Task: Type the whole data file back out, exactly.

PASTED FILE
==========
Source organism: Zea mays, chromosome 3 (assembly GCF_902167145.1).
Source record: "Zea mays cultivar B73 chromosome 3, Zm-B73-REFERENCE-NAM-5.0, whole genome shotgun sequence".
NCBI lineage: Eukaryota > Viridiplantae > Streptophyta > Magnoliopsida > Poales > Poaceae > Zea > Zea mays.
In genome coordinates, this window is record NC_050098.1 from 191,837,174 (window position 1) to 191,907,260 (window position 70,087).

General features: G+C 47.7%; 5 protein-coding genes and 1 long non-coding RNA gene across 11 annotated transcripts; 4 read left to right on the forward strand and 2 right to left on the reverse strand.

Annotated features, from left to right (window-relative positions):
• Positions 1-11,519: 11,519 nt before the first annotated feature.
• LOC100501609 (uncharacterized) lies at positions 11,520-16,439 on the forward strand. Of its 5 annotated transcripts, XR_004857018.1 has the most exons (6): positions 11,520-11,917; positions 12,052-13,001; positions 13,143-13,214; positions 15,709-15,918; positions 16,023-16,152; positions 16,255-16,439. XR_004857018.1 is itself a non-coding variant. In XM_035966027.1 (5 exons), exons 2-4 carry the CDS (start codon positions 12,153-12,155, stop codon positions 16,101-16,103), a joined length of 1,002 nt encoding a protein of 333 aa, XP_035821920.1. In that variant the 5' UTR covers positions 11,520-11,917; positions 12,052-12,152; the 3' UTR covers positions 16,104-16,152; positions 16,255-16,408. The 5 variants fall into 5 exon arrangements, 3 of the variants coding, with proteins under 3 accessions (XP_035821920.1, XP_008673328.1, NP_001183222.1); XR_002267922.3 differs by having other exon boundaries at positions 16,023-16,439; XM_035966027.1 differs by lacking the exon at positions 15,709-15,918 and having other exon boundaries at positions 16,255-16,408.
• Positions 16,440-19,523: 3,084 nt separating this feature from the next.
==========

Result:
Source organism: Zea mays, chromosome 3 (assembly GCF_902167145.1).
Source record: "Zea mays cultivar B73 chromosome 3, Zm-B73-REFERENCE-NAM-5.0, whole genome shotgun sequence".
NCBI lineage: Eukaryota > Viridiplantae > Streptophyta > Magnoliopsida > Poales > Poaceae > Zea > Zea mays.
In genome coordinates, this window is record NC_050098.1 from 191,837,174 (window position 1) to 191,907,260 (window position 70,087).

General features: G+C 47.7%; 5 protein-coding genes and 1 long non-coding RNA gene across 11 annotated transcripts; 4 read left to right on the forward strand and 2 right to left on the reverse strand.

Annotated features, from left to right (window-relative positions):
• Positions 1-11,519: 11,519 nt before the first annotated feature.
• LOC100501609 (uncharacterized) lies at positions 11,520-16,439 on the forward strand. Of its 5 annotated transcripts, XR_004857018.1 has the most exons (6): positions 11,520-11,917; positions 12,052-13,001; positions 13,143-13,214; positions 15,709-15,918; positions 16,023-16,152; positions 16,255-16,439. XR_004857018.1 is itself a non-coding variant. In XM_035966027.1 (5 exons), exons 2-4 carry the CDS (start codon positions 12,153-12,155, stop codon positions 16,101-16,103), a joined length of 1,002 nt encoding a protein of 333 aa, XP_035821920.1. In that variant the 5' UTR covers positions 11,520-11,917; positions 12,052-12,152; the 3' UTR covers positions 16,104-16,152; positions 16,255-16,408. The 5 variants fall into 5 exon arrangements, 3 of the variants coding, with proteins under 3 accessions (XP_035821920.1, XP_008673328.1, NP_001183222.1); XR_002267922.3 differs by having other exon boundaries at positions 16,023-16,439; XM_035966027.1 differs by lacking the exon at positions 15,709-15,918 and having other exon boundaries at positions 16,255-16,408.
• Positions 16,440-19,523: 3,084 nt separating this feature from the next.